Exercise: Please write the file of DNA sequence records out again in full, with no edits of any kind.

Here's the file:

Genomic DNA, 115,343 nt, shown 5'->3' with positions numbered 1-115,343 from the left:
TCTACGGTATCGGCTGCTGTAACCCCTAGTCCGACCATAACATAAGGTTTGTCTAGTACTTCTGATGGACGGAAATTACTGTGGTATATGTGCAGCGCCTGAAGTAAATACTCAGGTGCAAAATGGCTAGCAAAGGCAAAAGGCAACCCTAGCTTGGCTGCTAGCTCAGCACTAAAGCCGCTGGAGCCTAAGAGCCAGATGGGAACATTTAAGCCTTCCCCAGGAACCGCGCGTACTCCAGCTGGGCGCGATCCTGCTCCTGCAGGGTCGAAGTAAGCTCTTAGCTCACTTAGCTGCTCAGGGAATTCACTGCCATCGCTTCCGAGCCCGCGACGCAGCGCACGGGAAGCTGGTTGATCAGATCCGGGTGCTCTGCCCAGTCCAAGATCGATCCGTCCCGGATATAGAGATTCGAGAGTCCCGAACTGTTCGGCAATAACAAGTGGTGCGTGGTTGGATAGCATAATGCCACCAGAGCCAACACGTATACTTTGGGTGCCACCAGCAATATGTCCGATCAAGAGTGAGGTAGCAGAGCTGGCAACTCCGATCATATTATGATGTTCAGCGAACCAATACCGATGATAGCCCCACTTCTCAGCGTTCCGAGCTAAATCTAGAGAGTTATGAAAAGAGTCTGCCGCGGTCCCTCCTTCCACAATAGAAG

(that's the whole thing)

Genomic DNA, 115,343 nt, shown 5'->3' with positions numbered 1-115,343 from the left:
TCTACGGTATCGGCTGCTGTAACCCCTAGTCCGACCATAACATAAGGTTTGTCTAGTACTTCTGATGGACGGAAATTACTGTGGTATATGTGCAGCGCCTGAAGTAAATACTCAGGTGCAAAATGGCTAGCAAAGGCAAAAGGCAACCCTAGCTTGGCTGCTAGCTCAGCACTAAAGCCGCTGGAGCCTAAGAGCCAGATGGGAACATTTAAGCCTTCCCCAGGAACCGCGCGTACTCCAGCTGGGCGCGATCCTGCTCCTGCAGGGTCGAAGTAAGCTCTTAGCTCACTTAGCTGCTCAGGGAATTCACTGCCATCGCTTCCGAGCCCGCGACGCAGCGCACGGGAAGCTGGTTGATCAGATCCGGGTGCTCTGCCCAGTCCAAGATCGATCCGTCCCGGATATAGAGATTCGAGAGTCCCGAACTGTTCGGCAATAACAAGTGGTGCGTGGTTGGATAGCATAATGCCACCAGAGCCAACACGTATACTTTGGGTGCCACCAGCAATATGTCCGATCAAGAGTGAGGTAGCAGAGCTGGCAACTCCGATCATATTATGATGTTCAGCGAACCAATACCGATGATAGCCCCACTTCTCAGCGTTCCGAGCTAAATCTAGAGAGTTATGAAAAGAGTCTGCCGCGGTCCCTCCTTCCACAATAGAAG